Now, however, we are well on our way to destroying the western myth that Islam is medieval, out-dated, and unable to create and support a State or society in the twentieth century. According to their history and historiography, religion was merely a product of man’s ignorance and superstition. Man, they said, had now grown up, become scientific and rational. They wanted to consign Islam to the same void as they cast Christianity.

The Islamic Revolution in Iran has shown that, despite the emergence of men like Mustafa Kemal, the Saudi royal family, and the leaders of Pakistan and many other countries, the Muslim political culture is still capable of restoring history to its original intended course. What Muslims everywhere must realize is that of all the nation-States and their political and economic systems that exist today, none is a creation of Islam or can serve the interests of Islam. All these so-called Muslim nation-States are the creation of imperialism and have nothing whatever to do with Islam or Islamic history. We have destroyed one pillar of western civilization in Iran, and all the others are destined to meet the same fate. There can be no difference of opinion among the Muslims on this particular point.

The western civilization controls the world by its economic policies. There is an alliance between the rich of the rich countries and the rich of the poor countries. It is through the latter that the former control our societies, our countries and our cultures. The Islamic Revolution in Iran has shown that when the Muslim political culture takes hold of the society, it takes us beyond the reach of the western civilization. The Islamic Revolution in Iran has destroyed the whole bag of political tools that the western civilization has used against Islam for the last 200 years. The colonial powers and the communist terrorists had hoped that the economic hardships created by trade sanctions would persuade the Muslim masses of Iran to overthrow the Islamic leadership. We have seen, however, that the Muslim masses, once they are mobilized by a muttaqi leadership, are prepared to undergo any amount of hardship in order to achieve the goals set by the Qur’an and the Sunnah of the Prophet, peace be upon him.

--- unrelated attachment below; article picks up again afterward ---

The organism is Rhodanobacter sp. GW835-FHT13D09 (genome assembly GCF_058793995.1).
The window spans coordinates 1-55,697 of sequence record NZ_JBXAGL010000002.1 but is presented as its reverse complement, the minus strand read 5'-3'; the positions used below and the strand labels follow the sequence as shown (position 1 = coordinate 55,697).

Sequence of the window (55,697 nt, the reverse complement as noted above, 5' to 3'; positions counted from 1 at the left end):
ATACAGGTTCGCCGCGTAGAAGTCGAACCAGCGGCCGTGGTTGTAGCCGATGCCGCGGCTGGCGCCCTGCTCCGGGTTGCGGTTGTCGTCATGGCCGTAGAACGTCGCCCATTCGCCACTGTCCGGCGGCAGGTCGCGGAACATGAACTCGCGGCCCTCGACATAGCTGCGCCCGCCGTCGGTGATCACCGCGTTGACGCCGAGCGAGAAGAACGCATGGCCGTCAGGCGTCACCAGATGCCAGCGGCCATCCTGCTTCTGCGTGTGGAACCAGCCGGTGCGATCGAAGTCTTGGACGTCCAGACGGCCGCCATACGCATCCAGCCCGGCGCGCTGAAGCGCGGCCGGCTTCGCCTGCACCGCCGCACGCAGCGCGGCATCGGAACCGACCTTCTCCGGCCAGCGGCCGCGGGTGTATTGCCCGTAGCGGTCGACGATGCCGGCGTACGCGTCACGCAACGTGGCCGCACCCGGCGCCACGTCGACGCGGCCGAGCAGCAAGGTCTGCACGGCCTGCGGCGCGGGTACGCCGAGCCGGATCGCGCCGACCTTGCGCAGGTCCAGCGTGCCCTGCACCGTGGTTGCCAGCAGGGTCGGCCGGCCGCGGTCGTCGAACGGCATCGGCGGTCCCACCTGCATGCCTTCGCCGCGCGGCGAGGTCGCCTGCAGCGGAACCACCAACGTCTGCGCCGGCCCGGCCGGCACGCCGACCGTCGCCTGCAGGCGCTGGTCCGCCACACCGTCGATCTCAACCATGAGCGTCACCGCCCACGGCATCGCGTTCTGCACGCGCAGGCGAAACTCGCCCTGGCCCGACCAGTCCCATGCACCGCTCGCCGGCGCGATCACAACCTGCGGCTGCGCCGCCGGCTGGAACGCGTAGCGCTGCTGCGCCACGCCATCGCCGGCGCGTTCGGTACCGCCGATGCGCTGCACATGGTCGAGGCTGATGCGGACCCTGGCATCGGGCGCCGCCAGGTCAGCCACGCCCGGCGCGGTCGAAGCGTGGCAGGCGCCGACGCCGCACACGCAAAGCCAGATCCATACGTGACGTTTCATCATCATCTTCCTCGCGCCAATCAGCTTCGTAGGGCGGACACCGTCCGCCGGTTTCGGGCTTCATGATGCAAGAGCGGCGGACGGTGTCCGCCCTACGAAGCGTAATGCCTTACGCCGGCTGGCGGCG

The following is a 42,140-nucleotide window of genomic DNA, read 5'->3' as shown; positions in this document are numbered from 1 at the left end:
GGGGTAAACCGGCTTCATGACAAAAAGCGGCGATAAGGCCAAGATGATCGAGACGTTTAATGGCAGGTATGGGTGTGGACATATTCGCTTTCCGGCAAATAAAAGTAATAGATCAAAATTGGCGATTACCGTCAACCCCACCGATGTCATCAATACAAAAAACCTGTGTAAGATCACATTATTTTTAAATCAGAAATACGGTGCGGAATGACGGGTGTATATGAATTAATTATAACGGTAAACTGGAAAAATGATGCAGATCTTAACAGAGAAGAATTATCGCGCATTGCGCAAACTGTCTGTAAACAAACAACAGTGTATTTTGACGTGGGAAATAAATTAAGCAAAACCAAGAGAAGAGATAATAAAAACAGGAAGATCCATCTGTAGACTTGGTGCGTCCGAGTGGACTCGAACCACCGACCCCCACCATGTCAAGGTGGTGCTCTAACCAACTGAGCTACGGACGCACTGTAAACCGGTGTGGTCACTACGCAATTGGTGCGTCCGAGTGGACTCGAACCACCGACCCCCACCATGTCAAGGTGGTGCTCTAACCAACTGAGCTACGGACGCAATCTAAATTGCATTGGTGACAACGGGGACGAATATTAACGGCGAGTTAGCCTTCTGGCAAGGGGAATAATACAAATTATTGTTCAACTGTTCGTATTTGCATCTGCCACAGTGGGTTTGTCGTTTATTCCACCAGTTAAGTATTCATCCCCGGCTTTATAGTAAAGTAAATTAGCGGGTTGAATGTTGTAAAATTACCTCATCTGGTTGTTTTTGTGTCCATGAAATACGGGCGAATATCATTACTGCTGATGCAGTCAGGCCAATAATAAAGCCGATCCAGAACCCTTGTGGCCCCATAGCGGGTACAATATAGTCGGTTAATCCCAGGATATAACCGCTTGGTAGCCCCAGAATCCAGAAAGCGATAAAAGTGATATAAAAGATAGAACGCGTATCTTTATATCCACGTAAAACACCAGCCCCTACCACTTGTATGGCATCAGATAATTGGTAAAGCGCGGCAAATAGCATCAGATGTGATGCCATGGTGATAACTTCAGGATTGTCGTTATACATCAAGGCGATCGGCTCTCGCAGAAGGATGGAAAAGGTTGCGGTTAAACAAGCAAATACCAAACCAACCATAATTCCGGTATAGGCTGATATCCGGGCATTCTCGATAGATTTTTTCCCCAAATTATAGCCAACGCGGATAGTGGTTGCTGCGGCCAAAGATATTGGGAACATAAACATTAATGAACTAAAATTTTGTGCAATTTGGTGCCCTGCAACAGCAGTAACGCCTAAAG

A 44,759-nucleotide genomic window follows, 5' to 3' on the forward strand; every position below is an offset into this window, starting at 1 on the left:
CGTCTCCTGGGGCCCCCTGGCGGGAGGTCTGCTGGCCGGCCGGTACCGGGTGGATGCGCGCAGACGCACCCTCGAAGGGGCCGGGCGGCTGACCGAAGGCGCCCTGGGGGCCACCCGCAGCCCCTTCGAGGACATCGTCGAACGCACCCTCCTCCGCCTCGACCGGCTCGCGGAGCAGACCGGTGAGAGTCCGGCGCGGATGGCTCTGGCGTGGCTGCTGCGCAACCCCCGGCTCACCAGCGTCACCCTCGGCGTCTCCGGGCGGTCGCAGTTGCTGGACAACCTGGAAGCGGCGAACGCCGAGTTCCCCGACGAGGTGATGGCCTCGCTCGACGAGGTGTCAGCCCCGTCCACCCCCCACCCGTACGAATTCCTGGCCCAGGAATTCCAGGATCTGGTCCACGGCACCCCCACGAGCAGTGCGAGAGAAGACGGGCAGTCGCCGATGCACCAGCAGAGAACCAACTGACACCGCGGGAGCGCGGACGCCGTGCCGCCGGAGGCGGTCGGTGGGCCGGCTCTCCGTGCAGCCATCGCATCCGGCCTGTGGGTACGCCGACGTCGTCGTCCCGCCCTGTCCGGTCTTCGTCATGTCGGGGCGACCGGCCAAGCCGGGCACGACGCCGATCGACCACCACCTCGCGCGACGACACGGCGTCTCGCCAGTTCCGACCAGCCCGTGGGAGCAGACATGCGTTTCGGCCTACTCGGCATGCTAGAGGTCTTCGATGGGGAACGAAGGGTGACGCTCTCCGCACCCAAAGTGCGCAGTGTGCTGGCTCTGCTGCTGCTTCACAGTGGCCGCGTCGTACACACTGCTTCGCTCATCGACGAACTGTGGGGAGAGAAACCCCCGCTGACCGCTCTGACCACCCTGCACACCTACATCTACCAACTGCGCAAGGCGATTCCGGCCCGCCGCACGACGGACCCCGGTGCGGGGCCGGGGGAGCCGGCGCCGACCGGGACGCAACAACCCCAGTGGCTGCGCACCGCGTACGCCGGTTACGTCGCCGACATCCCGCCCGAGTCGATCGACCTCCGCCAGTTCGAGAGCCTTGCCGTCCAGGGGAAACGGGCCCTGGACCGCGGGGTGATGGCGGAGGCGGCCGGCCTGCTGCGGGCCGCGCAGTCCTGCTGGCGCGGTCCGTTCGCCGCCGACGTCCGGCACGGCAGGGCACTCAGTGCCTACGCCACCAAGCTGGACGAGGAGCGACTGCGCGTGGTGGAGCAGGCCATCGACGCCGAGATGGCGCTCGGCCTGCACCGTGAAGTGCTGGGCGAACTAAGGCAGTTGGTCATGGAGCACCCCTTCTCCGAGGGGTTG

In the case of Iran, two other points may be noted. One is a total commitment to do the right thing, whatever the cost. For instance, the Islamic Revolution in Iran has its own Constitution. It has been adhered to completely by everyone in Iran. Whatever the external consequences, the people of Iran have steadfastly believed that they should carry on with the internal working of the Constitution. The second is the emergence of a new set of institutions, such as the Sepah-e Pasdaran-e Inqilab-e Islami (the Revolutionary Guards), the Jihad-e Sazindagi (the Jihad for Reconstruction), and the Baseej (Mass Mobilization for War), among many. These institutions are slowly but surely taking over from the old institutions set up by the monarchy. I hope that the Islamic State of Iran will now help to create new institutions in the Islamic movement outside Iran. This is its natural role as the leading edge of the global Islamic movement.

[This article was first published in Crescent International, March 1-15, 1983. It is based on Dr Kalim Siddiqui’s speech at the International Unity Conference in Colombo, Sri Lanka, from December 28, 1982 to January 2, 1983.]

Also see this issue: Editorial: Dr Kalim Siddiqui’s lessons for all Muslims today

Article from

Crescent International Vol. 31, No. 3

Muharram 18, 14232002-04-01